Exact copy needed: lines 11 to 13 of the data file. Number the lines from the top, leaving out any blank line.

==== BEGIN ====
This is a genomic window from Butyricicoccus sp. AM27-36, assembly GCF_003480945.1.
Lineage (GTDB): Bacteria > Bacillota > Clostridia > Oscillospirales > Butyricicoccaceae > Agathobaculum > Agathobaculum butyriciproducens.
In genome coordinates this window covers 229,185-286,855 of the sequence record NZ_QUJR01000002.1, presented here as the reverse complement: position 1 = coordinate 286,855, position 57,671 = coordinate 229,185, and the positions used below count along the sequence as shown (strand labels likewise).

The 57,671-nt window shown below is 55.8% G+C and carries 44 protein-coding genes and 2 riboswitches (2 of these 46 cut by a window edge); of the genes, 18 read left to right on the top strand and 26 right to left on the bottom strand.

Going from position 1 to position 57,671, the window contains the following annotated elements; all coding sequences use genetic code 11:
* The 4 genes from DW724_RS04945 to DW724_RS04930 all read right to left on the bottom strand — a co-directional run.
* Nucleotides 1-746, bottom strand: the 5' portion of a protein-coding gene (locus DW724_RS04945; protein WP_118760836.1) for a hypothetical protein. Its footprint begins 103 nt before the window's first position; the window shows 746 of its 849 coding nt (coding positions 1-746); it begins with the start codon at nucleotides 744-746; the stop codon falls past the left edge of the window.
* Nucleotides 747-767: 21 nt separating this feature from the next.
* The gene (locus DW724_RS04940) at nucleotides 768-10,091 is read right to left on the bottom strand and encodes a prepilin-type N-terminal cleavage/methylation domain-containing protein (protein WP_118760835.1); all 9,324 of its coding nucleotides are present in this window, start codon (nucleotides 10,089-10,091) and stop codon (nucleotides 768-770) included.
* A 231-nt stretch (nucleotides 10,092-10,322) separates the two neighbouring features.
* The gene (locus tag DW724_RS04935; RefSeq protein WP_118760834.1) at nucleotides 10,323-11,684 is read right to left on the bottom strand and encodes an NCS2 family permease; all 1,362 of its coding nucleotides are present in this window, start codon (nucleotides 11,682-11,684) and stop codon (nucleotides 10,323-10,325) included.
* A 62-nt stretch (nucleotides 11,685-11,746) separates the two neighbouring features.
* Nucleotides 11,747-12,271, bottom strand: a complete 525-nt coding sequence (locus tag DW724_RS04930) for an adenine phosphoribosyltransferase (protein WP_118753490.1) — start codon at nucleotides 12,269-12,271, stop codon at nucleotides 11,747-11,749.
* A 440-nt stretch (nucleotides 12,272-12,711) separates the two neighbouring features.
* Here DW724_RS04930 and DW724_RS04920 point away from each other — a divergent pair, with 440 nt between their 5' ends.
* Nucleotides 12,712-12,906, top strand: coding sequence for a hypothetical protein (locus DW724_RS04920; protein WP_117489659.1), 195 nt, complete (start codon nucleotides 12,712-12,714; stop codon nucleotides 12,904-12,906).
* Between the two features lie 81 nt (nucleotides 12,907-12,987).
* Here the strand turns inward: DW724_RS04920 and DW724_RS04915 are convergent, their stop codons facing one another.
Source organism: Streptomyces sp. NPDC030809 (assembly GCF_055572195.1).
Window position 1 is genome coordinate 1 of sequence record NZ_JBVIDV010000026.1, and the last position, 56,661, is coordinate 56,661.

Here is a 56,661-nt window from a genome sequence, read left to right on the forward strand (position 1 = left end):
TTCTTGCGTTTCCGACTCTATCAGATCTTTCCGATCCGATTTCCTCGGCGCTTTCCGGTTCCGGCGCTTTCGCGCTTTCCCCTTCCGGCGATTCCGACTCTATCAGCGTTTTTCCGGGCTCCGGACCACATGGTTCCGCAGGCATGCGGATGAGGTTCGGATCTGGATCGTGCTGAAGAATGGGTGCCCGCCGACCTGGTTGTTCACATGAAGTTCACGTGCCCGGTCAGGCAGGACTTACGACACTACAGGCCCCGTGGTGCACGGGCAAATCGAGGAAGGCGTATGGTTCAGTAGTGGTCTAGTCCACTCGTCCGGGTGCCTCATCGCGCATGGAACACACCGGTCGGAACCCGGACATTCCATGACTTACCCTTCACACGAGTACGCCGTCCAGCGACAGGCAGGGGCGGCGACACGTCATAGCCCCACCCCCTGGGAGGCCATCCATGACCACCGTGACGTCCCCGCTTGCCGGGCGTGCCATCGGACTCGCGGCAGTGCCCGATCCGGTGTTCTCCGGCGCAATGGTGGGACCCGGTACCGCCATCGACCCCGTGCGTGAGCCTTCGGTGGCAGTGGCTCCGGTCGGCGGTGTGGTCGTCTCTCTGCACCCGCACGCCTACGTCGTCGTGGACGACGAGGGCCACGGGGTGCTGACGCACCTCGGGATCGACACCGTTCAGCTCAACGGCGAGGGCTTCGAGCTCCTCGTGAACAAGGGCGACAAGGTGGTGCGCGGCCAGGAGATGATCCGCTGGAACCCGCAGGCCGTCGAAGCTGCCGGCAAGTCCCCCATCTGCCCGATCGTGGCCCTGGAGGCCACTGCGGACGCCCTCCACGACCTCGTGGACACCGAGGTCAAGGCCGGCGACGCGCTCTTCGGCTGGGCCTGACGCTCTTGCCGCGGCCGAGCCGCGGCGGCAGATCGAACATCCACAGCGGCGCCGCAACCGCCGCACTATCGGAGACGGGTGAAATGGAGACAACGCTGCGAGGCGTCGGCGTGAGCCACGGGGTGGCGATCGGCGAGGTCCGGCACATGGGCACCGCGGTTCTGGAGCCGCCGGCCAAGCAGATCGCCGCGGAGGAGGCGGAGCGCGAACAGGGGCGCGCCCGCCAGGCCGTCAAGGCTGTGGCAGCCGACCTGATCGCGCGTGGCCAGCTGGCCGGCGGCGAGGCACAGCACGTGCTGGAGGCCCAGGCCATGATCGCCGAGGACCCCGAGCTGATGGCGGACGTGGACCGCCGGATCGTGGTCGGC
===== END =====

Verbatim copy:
* The gene (locus tag DW724_RS04935; RefSeq protein WP_118760834.1) at nucleotides 10,323-11,684 is read right to left on the bottom strand and encodes an NCS2 family permease; all 1,362 of its coding nucleotides are present in this window, start codon (nucleotides 11,682-11,684) and stop codon (nucleotides 10,323-10,325) included.
* A 62-nt stretch (nucleotides 11,685-11,746) separates the two neighbouring features.
* Nucleotides 11,747-12,271, bottom strand: a complete 525-nt coding sequence (locus tag DW724_RS04930) for an adenine phosphoribosyltransferase (protein WP_118753490.1) — start codon at nucleotides 12,269-12,271, stop codon at nucleotides 11,747-11,749.